“It was only after my family and I moved to India that we finally found a little bit of sakoon.”
On a twelve-hour bus ride from New Delhi, India to Lahore, Pakistan, a man from Sialkot, Pakistan recounted to me his life story having left Pakistan to resettle in India. Amazed at what an American would be doing in the subcontinent in the middle of an intense July heat, he opened up to me after hearing my own funnily accented Hindi. His little statement on finally finding sakoon—a word encompassing feelings of relief, peace, and calm—was entirely unsolicited, yet stands as one of the most telling and poignant moments of my journey for my thesis.
With the Davenport and Tololyan grants, I traveled to Dubai and South Asia this summer. My most vivid childhood memories are of my grandparents recounting the family history: a relatively peaceful and content existence in the city of Lucknow in India, the home beyond which they could not trace their ancestry, violently disturbed in 1947. I realized the serious potential for this project when, knowing that I wanted to research Partition and the storied Indian Muslim experience, my professors told me to look no further than the uniqueness of my family story—transnational in scope, consisting of three divergent narratives of expatriate Pakistanis, current Pakistanis, and Muslims who remained in India—to use as a foundational basis to explore greater cultural, socioeconomic, and political questions that rile the region to this day.
I had been to Pakistan once before for a wedding about two years ago, but this was my first time traveling to India and Dubai. Dubai was important because this is where my uncle and grandmother from my mother’s side reside. In addition to obviously being trustworthy and easygoing family members to begin the project with, I learned quickly how to most productively conduct the interviews from the kind of answers I got and what directions the conversation would take. Dubai beyond that was of little interest—it felt entirely lacking in its own culture and history, instead absorbing my least favorite of Western values, aspiring to make all of its malls and hotels and cars the biggest and baddest.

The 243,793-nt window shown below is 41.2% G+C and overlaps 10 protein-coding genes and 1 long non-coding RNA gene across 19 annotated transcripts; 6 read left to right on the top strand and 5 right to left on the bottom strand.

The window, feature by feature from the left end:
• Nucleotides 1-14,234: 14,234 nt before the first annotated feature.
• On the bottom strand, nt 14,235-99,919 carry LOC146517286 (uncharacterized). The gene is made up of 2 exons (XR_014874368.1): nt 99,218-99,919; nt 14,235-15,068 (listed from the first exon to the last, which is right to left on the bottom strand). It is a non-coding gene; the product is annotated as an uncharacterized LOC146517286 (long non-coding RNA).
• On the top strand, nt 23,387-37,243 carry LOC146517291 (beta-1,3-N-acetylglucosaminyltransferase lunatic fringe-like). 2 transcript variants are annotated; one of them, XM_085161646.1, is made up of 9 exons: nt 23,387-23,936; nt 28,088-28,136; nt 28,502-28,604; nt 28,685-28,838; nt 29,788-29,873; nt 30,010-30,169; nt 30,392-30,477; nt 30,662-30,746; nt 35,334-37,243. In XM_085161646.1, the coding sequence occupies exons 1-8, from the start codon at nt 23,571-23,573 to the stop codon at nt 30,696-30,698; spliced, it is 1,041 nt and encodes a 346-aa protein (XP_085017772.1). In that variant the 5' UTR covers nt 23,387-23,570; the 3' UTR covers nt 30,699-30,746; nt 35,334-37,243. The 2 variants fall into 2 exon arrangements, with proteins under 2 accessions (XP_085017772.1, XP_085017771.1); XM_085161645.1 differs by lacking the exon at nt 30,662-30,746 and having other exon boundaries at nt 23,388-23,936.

Being able to go to India at this particular moment in time was an incredible opportunity. From the moment I set foot in Bangalore, I could tell the country is at a major crossroads in terms of the rapid development and global significance soon to come its way. Major subway systems are built within a matter of years; multinationals are establishing offices left and right to absorb a massively young and educated workforce; perhaps most important is that, even with serious problems of corruption and inequality, almost everyone’s face glows when they’re asked what they think of India’s future. They proudly assert that a new India has arrived to finally inherit the glorious legacy of ancient Indian civilizations. Even beyond seeing all of this though, however important it was for my research, some of the most significant moments of my trip were when a family member would see me for the first time at a train station and tear up, telling me how much I looked like my grandparents who they hadn’t seen in so many decades since the subcontinent split.
My experience on the other side of the border was entirely different; there is little of the same national pride and hope for a shared prosperity, they say, for any number of reasons. Afghanistan, America, India, or the hotheaded tribals—there are too many hurdles to overcome and all are to blame. The question of Pakistan has come into increased focus among academics, policymakers, and the general public in light of the war in neighboring Afghanistan, the persistence of Islamic fundamentalist and terrorist networks, and a government unable to deal with any such serious dilemmasThe aim is to find a microcosm of Indian and Pakistani narratives in the memories of each branch of my family, to see how troubled beginnings came to such divergent conclusions and what history offers toward a productive future in the region. I wasn’t there for very long, but I can say with little hesitation that the formative experience of exploring my family history and homeland was not only instructive for my thesis, but perhaps the first step towards a future career in academia.